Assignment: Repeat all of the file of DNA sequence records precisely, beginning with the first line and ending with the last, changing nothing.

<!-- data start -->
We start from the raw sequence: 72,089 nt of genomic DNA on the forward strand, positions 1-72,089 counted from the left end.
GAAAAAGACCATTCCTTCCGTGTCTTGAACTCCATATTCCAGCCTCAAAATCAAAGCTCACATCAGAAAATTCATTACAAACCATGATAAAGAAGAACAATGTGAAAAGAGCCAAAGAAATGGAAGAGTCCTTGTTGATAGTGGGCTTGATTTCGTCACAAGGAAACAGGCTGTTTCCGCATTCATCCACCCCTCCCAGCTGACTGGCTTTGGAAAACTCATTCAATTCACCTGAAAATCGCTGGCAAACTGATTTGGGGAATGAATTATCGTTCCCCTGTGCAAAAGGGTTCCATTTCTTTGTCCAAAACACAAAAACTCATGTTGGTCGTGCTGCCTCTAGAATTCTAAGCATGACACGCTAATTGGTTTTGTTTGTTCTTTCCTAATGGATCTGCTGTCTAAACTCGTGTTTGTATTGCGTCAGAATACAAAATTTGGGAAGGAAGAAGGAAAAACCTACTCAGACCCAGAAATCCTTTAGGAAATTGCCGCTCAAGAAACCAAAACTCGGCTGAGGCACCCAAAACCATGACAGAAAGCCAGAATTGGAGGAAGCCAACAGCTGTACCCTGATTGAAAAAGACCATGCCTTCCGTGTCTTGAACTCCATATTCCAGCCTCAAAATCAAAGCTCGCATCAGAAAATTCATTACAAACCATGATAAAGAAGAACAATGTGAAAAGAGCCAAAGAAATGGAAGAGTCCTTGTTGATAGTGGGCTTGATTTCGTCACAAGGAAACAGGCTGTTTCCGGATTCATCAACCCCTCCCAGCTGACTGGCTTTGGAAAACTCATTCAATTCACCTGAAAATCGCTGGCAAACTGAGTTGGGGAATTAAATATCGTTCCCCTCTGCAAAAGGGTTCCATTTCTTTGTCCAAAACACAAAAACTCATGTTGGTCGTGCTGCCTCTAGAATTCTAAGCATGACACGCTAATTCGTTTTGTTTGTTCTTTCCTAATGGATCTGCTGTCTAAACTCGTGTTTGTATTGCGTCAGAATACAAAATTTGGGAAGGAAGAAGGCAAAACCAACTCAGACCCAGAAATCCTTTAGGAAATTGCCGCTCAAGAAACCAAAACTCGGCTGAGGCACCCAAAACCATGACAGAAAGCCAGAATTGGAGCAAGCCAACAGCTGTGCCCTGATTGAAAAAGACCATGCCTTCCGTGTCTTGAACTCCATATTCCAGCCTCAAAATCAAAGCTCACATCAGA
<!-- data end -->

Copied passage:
We start from the raw sequence: 72,089 nt of genomic DNA on the forward strand, positions 1-72,089 counted from the left end.
GAAAAAGACCATTCCTTCCGTGTCTTGAACTCCATATTCCAGCCTCAAAATCAAAGCTCACATCAGAAAATTCATTACAAACCATGATAAAGAAGAACAATGTGAAAAGAGCCAAAGAAATGGAAGAGTCCTTGTTGATAGTGGGCTTGATTTCGTCACAAGGAAACAGGCTGTTTCCGCATTCATCCACCCCTCCCAGCTGACTGGCTTTGGAAAACTCATTCAATTCACCTGAAAATCGCTGGCAAACTGATTTGGGGAATGAATTATCGTTCCCCTGTGCAAAAGGGTTCCATTTCTTTGTCCAAAACACAAAAACTCATGTTGGTCGTGCTGCCTCTAGAATTCTAAGCATGACACGCTAATTGGTTTTGTTTGTTCTTTCCTAATGGATCTGCTGTCTAAACTCGTGTTTGTATTGCGTCAGAATACAAAATTTGGGAAGGAAGAAGGAAAAACCTACTCAGACCCAGAAATCCTTTAGGAAATTGCCGCTCAAGAAACCAAAACTCGGCTGAGGCACCCAAAACCATGACAGAAAGCCAGAATTGGAGGAAGCCAACAGCTGTACCCTGATTGAAAAAGACCATGCCTTCCGTGTCTTGAACTCCATATTCCAGCCTCAAAATCAAAGCTCGCATCAGAAAATTCATTACAAACCATGATAAAGAAGAACAATGTGAAAAGAGCCAAAGAAATGGAAGAGTCCTTGTTGATAGTGGGCTTGATTTCGTCACAAGGAAACAGGCTGTTTCCGGATTCATCAACCCCTCCCAGCTGACTGGCTTTGGAAAACTCATTCAATTCACCTGAAAATCGCTGGCAAACTGAGTTGGGGAATTAAATATCGTTCCCCTCTGCAAAAGGGTTCCATTTCTTTGTCCAAAACACAAAAACTCATGTTGGTCGTGCTGCCTCTAGAATTCTAAGCATGACACGCTAATTCGTTTTGTTTGTTCTTTCCTAATGGATCTGCTGTCTAAACTCGTGTTTGTATTGCGTCAGAATACAAAATTTGGGAAGGAAGAAGGCAAAACCAACTCAGACCCAGAAATCCTTTAGGAAATTGCCGCTCAAGAAACCAAAACTCGGCTGAGGCACCCAAAACCATGACAGAAAGCCAGAATTGGAGCAAGCCAACAGCTGTGCCCTGATTGAAAAAGACCATGCCTTCCGTGTCTTGAACTCCATATTCCAGCCTCAAAATCAAAGCTCACATCAGA